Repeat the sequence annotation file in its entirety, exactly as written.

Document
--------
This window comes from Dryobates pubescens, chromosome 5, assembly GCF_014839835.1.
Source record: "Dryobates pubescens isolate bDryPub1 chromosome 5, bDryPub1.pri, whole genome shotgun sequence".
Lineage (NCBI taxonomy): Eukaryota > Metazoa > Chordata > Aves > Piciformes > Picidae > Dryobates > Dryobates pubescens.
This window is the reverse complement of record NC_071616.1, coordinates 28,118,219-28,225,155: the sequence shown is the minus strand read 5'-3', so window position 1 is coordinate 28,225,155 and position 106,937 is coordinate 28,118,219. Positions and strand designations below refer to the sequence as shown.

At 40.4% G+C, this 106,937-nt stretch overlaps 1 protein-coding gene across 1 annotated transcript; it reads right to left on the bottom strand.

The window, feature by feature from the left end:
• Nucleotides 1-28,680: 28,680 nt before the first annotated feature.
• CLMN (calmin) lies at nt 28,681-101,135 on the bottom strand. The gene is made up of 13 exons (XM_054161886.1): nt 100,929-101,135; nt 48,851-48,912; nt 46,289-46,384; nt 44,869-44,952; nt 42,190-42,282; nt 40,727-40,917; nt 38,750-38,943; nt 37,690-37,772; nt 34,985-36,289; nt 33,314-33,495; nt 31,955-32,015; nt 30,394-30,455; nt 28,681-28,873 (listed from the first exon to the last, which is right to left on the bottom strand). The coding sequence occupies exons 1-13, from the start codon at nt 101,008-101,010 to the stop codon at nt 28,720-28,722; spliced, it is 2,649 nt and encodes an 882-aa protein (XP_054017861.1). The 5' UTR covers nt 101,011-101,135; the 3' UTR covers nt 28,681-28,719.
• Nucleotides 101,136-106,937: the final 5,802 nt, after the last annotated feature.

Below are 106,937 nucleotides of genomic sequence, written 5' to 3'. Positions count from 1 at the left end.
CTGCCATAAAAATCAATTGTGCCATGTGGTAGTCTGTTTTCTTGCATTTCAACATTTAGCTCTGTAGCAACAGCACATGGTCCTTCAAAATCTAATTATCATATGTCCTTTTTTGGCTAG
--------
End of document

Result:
This window comes from Dryobates pubescens, chromosome 5, assembly GCF_014839835.1.
Source record: "Dryobates pubescens isolate bDryPub1 chromosome 5, bDryPub1.pri, whole genome shotgun sequence".
Lineage (NCBI taxonomy): Eukaryota > Metazoa > Chordata > Aves > Piciformes > Picidae > Dryobates > Dryobates pubescens.
This window is the reverse complement of record NC_071616.1, coordinates 28,118,219-28,225,155: the sequence shown is the minus strand read 5'-3', so window position 1 is coordinate 28,225,155 and position 106,937 is coordinate 28,118,219. Positions and strand designations below refer to the sequence as shown.

At 40.4% G+C, this 106,937-nt stretch overlaps 1 protein-coding gene across 1 annotated transcript; it reads right to left on the bottom strand.

The window, feature by feature from the left end:
• Nucleotides 1-28,680: 28,680 nt before the first annotated feature.
• CLMN (calmin) lies at nt 28,681-101,135 on the bottom strand. The gene is made up of 13 exons (XM_054161886.1): nt 100,929-101,135; nt 48,851-48,912; nt 46,289-46,384; nt 44,869-44,952; nt 42,190-42,282; nt 40,727-40,917; nt 38,750-38,943; nt 37,690-37,772; nt 34,985-36,289; nt 33,314-33,495; nt 31,955-32,015; nt 30,394-30,455; nt 28,681-28,873 (listed from the first exon to the last, which is right to left on the bottom strand). The coding sequence occupies exons 1-13, from the start codon at nt 101,008-101,010 to the stop codon at nt 28,720-28,722; spliced, it is 2,649 nt and encodes an 882-aa protein (XP_054017861.1). The 5' UTR covers nt 101,011-101,135; the 3' UTR covers nt 28,681-28,719.
• Nucleotides 101,136-106,937: the final 5,802 nt, after the last annotated feature.

Below are 106,937 nucleotides of genomic sequence, written 5' to 3'. Positions count from 1 at the left end.
CTGCCATAAAAATCAATTGTGCCATGTGGTAGTCTGTTTTCTTGCATTTCAACATTTAGCTCTGTAGCAACAGCACATGGTCCTTCAAAATCTAATTATCATATGTCCTTTTTTGGCTAG